As Padma Bridge opens, Dhaka traffic police struggle to handle the rush

The long-awaited Padma Multipurpose Bridge has opened to the public, but the flurry of vehicles streaming in and out of Dhaka has started to put a strain on traffic officers.

Published : 26 June 2022, 09:40 AM
Updated : 26 June 2022, 09:40 AM

Traffic Inspector Md Atik was on duty near the Sheikh Hasina National Burn and Plastic Surgery Institute in Chankharpul. The road is generally busy, but the onrush of vehicles has left him struggling to catch his breath, he says while frantically waving his arms to direct the traffic.

“Do you see how many cars are entering Dhaka? All of them are private cars. This many vehicles didn't enter Dhaka before, but now they are coming across the Padma Bridge.”

The 6.15km-long Padma Bridge has connected 21 administrative districts with Dhaka by road, making travel hassle-free for people in the country's southwest. The rail link on the lower deck of the two-storey structure is likely to open next year.

Traffic is making its way into the capital from Keraniganj via the Buriganga Bridge and the Babubazar Bridge after descending from the Padma Bridge. Hundreds of vehicles are also heading the other way.

Prime Minister Sheikh Hasina inaugurated the country's longest bridge on Saturday by unveiling plaques at the two ends of the structure in Munshiganj's Mawa and Shariatpur's Zajira.

The 14 toll gates on both sides of the bridge officially opened at 6 am on Sunday to a wave of motorcycles, private cars, trucks and buses.

"Traffic has been heavy since the early morning," said Atik. "Hordes of vehicles are entering Dhaka, while packed cars are exiting the city through Fulbaria. It's been difficult to cope and my arms are already starting to feel heavy."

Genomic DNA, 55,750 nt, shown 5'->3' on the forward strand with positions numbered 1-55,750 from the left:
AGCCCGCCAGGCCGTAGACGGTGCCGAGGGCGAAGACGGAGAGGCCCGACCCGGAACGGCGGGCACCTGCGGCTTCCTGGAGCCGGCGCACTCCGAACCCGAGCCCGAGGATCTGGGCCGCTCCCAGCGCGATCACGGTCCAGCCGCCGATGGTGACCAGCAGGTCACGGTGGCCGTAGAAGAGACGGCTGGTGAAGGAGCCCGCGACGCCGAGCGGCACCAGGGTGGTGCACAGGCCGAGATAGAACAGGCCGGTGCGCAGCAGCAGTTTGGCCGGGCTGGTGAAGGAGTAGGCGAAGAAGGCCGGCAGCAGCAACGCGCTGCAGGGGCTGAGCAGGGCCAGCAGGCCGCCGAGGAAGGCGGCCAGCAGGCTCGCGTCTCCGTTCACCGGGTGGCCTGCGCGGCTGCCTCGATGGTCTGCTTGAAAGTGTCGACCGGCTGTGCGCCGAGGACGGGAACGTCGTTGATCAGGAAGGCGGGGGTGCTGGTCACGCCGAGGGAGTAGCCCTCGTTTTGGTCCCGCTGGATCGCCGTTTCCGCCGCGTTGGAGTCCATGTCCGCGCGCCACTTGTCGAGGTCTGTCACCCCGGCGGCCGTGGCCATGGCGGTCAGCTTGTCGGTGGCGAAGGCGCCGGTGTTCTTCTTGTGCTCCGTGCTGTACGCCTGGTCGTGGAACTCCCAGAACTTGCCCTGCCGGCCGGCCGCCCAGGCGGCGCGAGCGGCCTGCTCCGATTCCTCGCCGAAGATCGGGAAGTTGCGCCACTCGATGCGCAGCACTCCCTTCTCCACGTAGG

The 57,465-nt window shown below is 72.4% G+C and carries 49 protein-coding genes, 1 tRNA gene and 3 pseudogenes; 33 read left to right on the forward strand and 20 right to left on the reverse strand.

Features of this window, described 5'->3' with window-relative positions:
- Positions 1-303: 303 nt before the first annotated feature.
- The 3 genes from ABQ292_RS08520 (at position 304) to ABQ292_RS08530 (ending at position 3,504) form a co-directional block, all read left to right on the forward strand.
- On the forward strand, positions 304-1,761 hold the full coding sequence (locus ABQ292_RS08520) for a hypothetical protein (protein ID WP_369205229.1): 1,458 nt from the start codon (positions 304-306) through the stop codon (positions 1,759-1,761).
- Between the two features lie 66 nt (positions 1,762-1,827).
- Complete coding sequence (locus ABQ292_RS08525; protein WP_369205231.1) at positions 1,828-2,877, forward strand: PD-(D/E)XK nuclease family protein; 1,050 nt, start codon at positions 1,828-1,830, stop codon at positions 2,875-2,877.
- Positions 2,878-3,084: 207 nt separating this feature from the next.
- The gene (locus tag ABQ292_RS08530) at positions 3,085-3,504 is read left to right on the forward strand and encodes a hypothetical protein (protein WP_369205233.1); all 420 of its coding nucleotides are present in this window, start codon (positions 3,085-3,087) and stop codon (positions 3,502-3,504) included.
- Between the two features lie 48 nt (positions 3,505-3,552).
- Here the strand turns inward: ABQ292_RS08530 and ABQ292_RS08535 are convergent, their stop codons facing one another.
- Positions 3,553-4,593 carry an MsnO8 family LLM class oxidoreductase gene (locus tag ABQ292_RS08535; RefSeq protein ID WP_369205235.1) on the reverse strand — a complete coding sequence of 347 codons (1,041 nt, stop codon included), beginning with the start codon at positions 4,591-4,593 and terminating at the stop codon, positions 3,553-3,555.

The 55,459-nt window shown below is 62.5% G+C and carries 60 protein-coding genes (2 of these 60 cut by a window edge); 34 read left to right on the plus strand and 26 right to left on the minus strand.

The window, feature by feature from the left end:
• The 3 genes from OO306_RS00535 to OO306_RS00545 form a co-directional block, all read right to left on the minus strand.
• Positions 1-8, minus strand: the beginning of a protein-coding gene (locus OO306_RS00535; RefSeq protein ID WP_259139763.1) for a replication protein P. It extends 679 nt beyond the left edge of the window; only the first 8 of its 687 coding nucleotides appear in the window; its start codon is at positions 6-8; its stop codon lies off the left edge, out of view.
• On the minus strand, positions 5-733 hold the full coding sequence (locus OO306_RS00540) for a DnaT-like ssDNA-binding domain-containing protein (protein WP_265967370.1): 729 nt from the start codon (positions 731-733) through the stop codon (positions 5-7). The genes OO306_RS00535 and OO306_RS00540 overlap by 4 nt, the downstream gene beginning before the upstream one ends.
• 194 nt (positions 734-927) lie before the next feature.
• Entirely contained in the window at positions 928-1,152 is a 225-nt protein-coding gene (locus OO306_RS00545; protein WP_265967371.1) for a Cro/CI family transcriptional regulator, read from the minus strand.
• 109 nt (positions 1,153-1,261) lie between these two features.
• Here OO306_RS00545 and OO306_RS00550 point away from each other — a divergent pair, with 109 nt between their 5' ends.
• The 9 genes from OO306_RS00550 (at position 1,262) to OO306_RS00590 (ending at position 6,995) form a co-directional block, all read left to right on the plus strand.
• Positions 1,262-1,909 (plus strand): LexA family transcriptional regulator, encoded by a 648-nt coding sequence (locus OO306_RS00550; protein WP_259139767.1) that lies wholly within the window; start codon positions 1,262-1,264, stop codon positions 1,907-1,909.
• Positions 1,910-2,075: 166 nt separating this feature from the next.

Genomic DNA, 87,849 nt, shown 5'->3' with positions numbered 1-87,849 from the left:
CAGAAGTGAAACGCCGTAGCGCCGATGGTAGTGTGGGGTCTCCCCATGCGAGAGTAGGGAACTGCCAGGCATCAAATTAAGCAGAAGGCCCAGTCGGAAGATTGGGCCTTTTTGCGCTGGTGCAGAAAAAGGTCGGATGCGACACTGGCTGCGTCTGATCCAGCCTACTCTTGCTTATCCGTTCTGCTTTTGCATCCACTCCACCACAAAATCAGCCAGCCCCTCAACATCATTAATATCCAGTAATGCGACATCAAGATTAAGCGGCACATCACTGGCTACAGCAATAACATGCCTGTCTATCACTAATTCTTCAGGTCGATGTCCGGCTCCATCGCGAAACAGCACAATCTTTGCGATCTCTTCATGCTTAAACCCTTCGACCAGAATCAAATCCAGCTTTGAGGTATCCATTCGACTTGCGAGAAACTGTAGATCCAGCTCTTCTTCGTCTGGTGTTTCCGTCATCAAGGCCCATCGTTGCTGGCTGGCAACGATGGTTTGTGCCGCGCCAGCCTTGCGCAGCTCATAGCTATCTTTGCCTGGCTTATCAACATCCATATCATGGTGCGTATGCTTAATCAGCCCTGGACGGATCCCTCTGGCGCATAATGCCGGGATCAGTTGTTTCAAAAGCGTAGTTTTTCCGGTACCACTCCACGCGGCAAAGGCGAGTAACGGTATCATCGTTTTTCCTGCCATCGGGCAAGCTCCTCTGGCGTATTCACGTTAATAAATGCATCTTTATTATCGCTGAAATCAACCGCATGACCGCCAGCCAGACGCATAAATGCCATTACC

Both lanes of the road leading to the Bangabandhu Expressway from Chunkutia were teeming with vehicles in the morning, said Traffic Police Inspector Piyush Kumar in Keraniganj's Kadamtoli.

But there weren't any tailbacks and the pressure eased a bit after 10 am, according to him.

In Fulbaria, 60-year-old Idris Mollah is waiting with his son, daughter-in-law and granddaughter to take the Tungipara Express bus home to Gopalganj.

His face lit up with a smile at the prospect of crossing the Padma Bridge. “I have suffered a lot in life. There were times when I had to spend the entirety of Eid day on the banks of the Padma. My grandchildren won't have to go through that. This brings me a lot of joy. ”

Narine Dutt was loading a motorcycle wheel and a heavy bag onto a bus. Asked where he was going, he said, "I'm going to watch a dream come true."

Md Masum, a traffic police inspector, was on duty in Fulbaria since the morning. The area had been overflowing with crowds of people, all of whom were going to see the Padma Bridge. "I haven't had a moment's respite."

Vehicles travelling from the northern districts or the Mymensingh Division to the south and southwest directly by road will have to cross Dhaka first to reach the bridge. They will not be able to bypass the capital on the return trip either.

Chattogram and Sylhet-bound traffic must go through Jatrabari in Dhaka. Experts had warned that Dhaka's road network would be under increased pressure once the bridge opened.

Until now, ferries were used to cross the Padma, which required extra time but prevented too many vehicles from entering Dhaka at the same time.

Now that the bridge has opened, transport from the southern part of Bangladesh will be able to reach Dhaka quicker and use the capital's road network to travel to other districts after they get off the structure. Similarly, vehicles from other districts will pass through Dhaka to reach the Padma Bridge.

This has raised concerns about traffic congestion at the access points to Dhaka, especially at the Babu Bazar Bridge, Jatrabari, Mayor Hanif Flyover, the road to Narayanganj from Munshiganj, and from Postogola to Narayanganj.

Road Transport and Bridges Minister Obaidul Quader, however, played down these concerns prior to the bridge's inauguration.

"Many vehicles will enter and exit Dhaka putting pressure on the traffic system, but we've plans to combat it. And we're moving forward according to those plans."

Toufique Imrose Khalidi
Editor-in-Chief and Publisher